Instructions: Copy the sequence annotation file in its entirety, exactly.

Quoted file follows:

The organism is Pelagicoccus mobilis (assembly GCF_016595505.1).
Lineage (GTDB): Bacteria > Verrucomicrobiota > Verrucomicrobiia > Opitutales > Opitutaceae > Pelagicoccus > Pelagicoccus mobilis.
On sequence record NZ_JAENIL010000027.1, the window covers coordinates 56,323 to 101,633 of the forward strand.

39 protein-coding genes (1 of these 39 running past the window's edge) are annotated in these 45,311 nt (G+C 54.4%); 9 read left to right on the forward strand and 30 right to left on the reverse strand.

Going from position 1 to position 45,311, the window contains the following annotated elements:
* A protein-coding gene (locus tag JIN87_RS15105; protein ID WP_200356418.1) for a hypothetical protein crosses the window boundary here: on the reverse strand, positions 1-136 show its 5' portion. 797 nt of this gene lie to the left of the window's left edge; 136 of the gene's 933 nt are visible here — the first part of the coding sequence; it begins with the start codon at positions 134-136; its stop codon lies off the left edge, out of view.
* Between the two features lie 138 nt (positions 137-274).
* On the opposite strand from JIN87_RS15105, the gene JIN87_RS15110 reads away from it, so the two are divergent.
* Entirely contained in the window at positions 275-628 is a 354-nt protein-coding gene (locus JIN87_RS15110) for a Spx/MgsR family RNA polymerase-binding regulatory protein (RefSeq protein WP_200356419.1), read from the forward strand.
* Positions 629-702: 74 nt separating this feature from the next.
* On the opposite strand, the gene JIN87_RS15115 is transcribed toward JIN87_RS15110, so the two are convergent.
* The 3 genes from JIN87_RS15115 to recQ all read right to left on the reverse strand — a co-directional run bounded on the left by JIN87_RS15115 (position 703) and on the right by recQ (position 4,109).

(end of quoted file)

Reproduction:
The organism is Pelagicoccus mobilis (assembly GCF_016595505.1).
Lineage (GTDB): Bacteria > Verrucomicrobiota > Verrucomicrobiia > Opitutales > Opitutaceae > Pelagicoccus > Pelagicoccus mobilis.
On sequence record NZ_JAENIL010000027.1, the window covers coordinates 56,323 to 101,633 of the forward strand.

39 protein-coding genes (1 of these 39 running past the window's edge) are annotated in these 45,311 nt (G+C 54.4%); 9 read left to right on the forward strand and 30 right to left on the reverse strand.

Going from position 1 to position 45,311, the window contains the following annotated elements:
* A protein-coding gene (locus tag JIN87_RS15105; protein ID WP_200356418.1) for a hypothetical protein crosses the window boundary here: on the reverse strand, positions 1-136 show its 5' portion. 797 nt of this gene lie to the left of the window's left edge; 136 of the gene's 933 nt are visible here — the first part of the coding sequence; it begins with the start codon at positions 134-136; its stop codon lies off the left edge, out of view.
* Between the two features lie 138 nt (positions 137-274).
* On the opposite strand from JIN87_RS15105, the gene JIN87_RS15110 reads away from it, so the two are divergent.
* Entirely contained in the window at positions 275-628 is a 354-nt protein-coding gene (locus JIN87_RS15110) for a Spx/MgsR family RNA polymerase-binding regulatory protein (RefSeq protein WP_200356419.1), read from the forward strand.
* Positions 629-702: 74 nt separating this feature from the next.
* On the opposite strand, the gene JIN87_RS15115 is transcribed toward JIN87_RS15110, so the two are convergent.
* The 3 genes from JIN87_RS15115 to recQ all read right to left on the reverse strand — a co-directional run bounded on the left by JIN87_RS15115 (position 703) and on the right by recQ (position 4,109).